Christian Horner, Red Bull F1 team principal and CEO of Red Bull Racing, was the respondent in a workplace investigation that involved 50 allegations of inappropriate workplace conduct and poor managerial practices made by a female employee. Horner denied all the allegations and the final report ultimately found them unsubstantiated. This coincided with the onset of the new F1 season.

Workplace investigations are becoming increasingly commonplace (and more complex) in what can be a fast-paced, pressured decision-making environment, whether you work in the corporate or government sector. Such investigations can quickly become media spectacles, affecting the reputation of even the most prominent organisations and the most innocent of participants.

Drawing from Christian Horner’s high-profile case and recent decisions of the Fair Work Commission in Australia, here are ten reminders of how to keep a complex workplace investigation on the rails.

1. Act quickly:

  • Swiftly triage the allegations. Potentially triage the more serious ones, or the ones able to be easily proven/disproven, to determine next steps.
  • Consider whether to start with a preliminary assessment.
  • Identify key stakeholders and keep them informed.
  • Consider whether the process put in place is proportionate to the issues being investigated.

2. Identify and follow established guidelines, policies, awards, and/or enterprise agreements:

  • This is crucial for maintaining the integrity of the investigation.
  • Typically, these documents will outline the road map for the process, therefore carefully consider any reason for deviating from them.
  • Consider whether or not it is necessary to suspend a respondent to allegations at the commencement of the investigation, and it should not be a kneejerk decision.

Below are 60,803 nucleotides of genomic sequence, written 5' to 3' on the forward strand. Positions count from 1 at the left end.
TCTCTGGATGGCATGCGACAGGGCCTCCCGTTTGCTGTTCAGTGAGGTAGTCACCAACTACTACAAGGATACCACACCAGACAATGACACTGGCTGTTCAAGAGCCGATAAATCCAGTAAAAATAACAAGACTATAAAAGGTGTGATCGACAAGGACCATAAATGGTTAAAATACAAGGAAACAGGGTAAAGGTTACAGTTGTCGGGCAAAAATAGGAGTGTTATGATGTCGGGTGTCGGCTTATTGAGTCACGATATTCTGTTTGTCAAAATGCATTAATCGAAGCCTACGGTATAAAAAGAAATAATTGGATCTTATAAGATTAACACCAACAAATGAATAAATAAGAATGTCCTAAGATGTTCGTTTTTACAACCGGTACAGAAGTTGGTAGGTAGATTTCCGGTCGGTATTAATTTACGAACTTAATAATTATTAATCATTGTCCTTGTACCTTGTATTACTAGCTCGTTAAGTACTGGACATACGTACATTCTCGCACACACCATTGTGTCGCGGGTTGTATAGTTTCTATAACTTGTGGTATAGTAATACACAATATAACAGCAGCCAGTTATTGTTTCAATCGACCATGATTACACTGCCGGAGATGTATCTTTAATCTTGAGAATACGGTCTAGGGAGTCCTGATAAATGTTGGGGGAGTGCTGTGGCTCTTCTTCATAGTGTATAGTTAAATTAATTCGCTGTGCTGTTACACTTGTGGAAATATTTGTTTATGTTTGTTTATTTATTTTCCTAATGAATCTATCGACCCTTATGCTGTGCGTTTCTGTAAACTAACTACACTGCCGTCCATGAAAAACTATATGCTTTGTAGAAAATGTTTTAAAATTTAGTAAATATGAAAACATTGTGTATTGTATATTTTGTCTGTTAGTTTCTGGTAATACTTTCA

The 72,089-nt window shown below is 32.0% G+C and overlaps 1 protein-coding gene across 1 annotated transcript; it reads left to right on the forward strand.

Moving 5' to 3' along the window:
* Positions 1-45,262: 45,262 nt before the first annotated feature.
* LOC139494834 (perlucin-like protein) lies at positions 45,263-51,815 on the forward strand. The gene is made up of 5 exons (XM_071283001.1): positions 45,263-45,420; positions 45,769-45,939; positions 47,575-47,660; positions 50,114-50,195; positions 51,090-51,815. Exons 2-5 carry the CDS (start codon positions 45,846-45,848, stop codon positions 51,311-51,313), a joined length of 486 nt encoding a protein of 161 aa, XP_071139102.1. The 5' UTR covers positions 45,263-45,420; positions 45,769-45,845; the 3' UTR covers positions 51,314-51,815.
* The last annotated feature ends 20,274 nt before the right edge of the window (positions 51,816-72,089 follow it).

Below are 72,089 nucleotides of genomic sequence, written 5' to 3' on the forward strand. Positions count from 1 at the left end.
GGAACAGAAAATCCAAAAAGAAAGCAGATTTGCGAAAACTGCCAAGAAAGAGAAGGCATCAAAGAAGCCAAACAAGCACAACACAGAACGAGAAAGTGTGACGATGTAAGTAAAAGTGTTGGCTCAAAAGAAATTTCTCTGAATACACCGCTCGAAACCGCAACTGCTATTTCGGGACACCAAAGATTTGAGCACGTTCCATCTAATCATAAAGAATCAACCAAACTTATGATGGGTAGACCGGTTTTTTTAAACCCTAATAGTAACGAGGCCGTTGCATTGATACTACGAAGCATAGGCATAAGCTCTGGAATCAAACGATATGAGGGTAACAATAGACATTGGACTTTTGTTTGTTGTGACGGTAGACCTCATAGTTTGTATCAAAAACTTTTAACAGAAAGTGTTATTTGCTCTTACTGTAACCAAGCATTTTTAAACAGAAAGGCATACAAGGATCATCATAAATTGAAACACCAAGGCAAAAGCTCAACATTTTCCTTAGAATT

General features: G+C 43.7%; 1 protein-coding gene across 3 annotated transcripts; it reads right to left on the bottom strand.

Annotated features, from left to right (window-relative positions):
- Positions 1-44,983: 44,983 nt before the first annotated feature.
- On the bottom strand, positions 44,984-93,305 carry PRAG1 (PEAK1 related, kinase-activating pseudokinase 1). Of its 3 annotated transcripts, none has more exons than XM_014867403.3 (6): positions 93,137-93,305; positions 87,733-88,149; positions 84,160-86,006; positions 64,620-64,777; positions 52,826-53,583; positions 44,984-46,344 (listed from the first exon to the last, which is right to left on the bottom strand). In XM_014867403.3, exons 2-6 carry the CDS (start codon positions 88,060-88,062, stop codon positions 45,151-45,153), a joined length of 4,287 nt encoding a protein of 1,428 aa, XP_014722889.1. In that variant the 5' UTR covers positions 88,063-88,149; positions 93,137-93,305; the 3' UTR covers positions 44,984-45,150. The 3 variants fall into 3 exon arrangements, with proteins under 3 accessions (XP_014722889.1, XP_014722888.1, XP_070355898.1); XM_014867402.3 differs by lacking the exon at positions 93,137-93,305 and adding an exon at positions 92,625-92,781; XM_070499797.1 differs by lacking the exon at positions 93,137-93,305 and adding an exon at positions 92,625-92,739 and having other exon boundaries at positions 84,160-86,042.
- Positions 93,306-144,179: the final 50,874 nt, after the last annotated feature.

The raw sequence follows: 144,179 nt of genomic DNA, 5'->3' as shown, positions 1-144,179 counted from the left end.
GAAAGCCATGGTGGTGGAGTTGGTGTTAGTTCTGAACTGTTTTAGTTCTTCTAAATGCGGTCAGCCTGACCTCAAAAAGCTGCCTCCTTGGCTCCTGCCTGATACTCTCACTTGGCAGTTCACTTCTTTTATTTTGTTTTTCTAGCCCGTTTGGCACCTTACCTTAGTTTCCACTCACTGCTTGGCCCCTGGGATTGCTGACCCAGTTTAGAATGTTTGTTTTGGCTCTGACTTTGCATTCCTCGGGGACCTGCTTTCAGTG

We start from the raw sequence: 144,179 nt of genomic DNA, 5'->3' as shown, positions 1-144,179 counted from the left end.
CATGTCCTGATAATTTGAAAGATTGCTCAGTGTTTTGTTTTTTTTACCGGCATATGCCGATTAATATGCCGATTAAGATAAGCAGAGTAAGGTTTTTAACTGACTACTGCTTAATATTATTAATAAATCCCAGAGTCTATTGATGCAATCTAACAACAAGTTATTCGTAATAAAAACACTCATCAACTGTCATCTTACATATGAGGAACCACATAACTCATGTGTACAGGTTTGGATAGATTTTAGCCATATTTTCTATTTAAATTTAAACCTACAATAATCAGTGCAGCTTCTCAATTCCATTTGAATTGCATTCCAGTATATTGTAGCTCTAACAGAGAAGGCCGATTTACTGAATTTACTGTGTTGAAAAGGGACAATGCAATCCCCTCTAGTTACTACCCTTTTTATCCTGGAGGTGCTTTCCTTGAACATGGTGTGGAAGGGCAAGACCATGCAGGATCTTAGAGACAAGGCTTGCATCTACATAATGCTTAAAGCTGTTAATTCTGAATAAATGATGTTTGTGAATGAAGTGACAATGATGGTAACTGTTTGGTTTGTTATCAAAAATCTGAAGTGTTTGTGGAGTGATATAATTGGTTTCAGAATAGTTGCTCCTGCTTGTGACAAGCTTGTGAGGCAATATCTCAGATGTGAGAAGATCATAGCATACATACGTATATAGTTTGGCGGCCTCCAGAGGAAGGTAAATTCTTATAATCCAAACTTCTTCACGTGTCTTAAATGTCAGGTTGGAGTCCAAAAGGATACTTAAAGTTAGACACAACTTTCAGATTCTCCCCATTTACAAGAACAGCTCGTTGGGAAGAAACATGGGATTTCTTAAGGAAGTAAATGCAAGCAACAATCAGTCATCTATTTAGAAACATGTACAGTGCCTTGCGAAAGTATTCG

3. Engage experts:

  • Consider the need for external advice, such as forensics experts or language interpreters.

4. Conduct interviews with relevant witnesses and document comprehensively:

  • Consider carefully how evidence from interviews should be captured. There are different options, which may affect how to ensure a more ‘trauma-informed’ approach.
  • Maintain detailed and accurate records of every step in the investigation process including the creation of a timeline, and a running filenote of all developments, to capture the order of decisions and actions.

5. Address psychosocial hazards:

  • Ensure a supportive environment for all participants affected by the investigation. For example, conduct in person meetings when providing documents that have consequences for that person; provide advance notice for key communications and meetings; look to provide agency to investigation participants, where possible.
  • Be sure to report back to your instructor where participants display any signs of distress or risks to their health or safety.

6. Maintain constant communication:

  • Keep open lines of communication with the complainant and respondent throughout the investigation.
  • Provide regular updates to relevant stakeholders on the progress and expected timelines.